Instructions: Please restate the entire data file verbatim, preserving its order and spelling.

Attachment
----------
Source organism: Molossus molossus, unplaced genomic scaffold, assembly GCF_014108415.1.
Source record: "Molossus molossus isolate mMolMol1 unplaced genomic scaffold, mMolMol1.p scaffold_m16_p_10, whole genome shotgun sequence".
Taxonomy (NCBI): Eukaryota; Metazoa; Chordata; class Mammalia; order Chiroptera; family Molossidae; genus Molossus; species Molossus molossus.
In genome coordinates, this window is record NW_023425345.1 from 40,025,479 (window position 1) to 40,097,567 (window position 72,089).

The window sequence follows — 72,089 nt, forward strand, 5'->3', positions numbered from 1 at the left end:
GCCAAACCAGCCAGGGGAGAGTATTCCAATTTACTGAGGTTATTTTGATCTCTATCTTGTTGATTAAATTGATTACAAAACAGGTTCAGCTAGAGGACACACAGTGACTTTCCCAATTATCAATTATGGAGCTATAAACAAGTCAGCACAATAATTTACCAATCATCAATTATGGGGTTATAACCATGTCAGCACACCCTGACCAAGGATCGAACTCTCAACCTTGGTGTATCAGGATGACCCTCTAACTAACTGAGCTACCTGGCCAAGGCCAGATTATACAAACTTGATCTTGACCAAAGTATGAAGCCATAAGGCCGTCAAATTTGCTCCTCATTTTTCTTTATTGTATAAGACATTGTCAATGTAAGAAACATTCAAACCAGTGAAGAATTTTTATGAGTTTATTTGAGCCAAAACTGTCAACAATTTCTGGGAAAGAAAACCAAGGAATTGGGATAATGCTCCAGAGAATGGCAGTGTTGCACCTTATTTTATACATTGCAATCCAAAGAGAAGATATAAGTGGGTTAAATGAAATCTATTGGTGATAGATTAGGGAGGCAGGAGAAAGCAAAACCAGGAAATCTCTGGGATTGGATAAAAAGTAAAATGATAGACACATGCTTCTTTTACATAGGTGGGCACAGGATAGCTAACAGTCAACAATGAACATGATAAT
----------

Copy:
Source organism: Molossus molossus, unplaced genomic scaffold, assembly GCF_014108415.1.
Source record: "Molossus molossus isolate mMolMol1 unplaced genomic scaffold, mMolMol1.p scaffold_m16_p_10, whole genome shotgun sequence".
Taxonomy (NCBI): Eukaryota; Metazoa; Chordata; class Mammalia; order Chiroptera; family Molossidae; genus Molossus; species Molossus molossus.
In genome coordinates, this window is record NW_023425345.1 from 40,025,479 (window position 1) to 40,097,567 (window position 72,089).

The window sequence follows — 72,089 nt, forward strand, 5'->3', positions numbered from 1 at the left end:
GCCAAACCAGCCAGGGGAGAGTATTCCAATTTACTGAGGTTATTTTGATCTCTATCTTGTTGATTAAATTGATTACAAAACAGGTTCAGCTAGAGGACACACAGTGACTTTCCCAATTATCAATTATGGAGCTATAAACAAGTCAGCACAATAATTTACCAATCATCAATTATGGGGTTATAACCATGTCAGCACACCCTGACCAAGGATCGAACTCTCAACCTTGGTGTATCAGGATGACCCTCTAACTAACTGAGCTACCTGGCCAAGGCCAGATTATACAAACTTGATCTTGACCAAAGTATGAAGCCATAAGGCCGTCAAATTTGCTCCTCATTTTTCTTTATTGTATAAGACATTGTCAATGTAAGAAACATTCAAACCAGTGAAGAATTTTTATGAGTTTATTTGAGCCAAAACTGTCAACAATTTCTGGGAAAGAAAACCAAGGAATTGGGATAATGCTCCAGAGAATGGCAGTGTTGCACCTTATTTTATACATTGCAATCCAAAGAGAAGATATAAGTGGGTTAAATGAAATCTATTGGTGATAGATTAGGGAGGCAGGAGAAAGCAAAACCAGGAAATCTCTGGGATTGGATAAAAAGTAAAATGATAGACACATGCTTCTTTTACATAGGTGGGCACAGGATAGCTAACAGTCAACAATGAACATGATAAT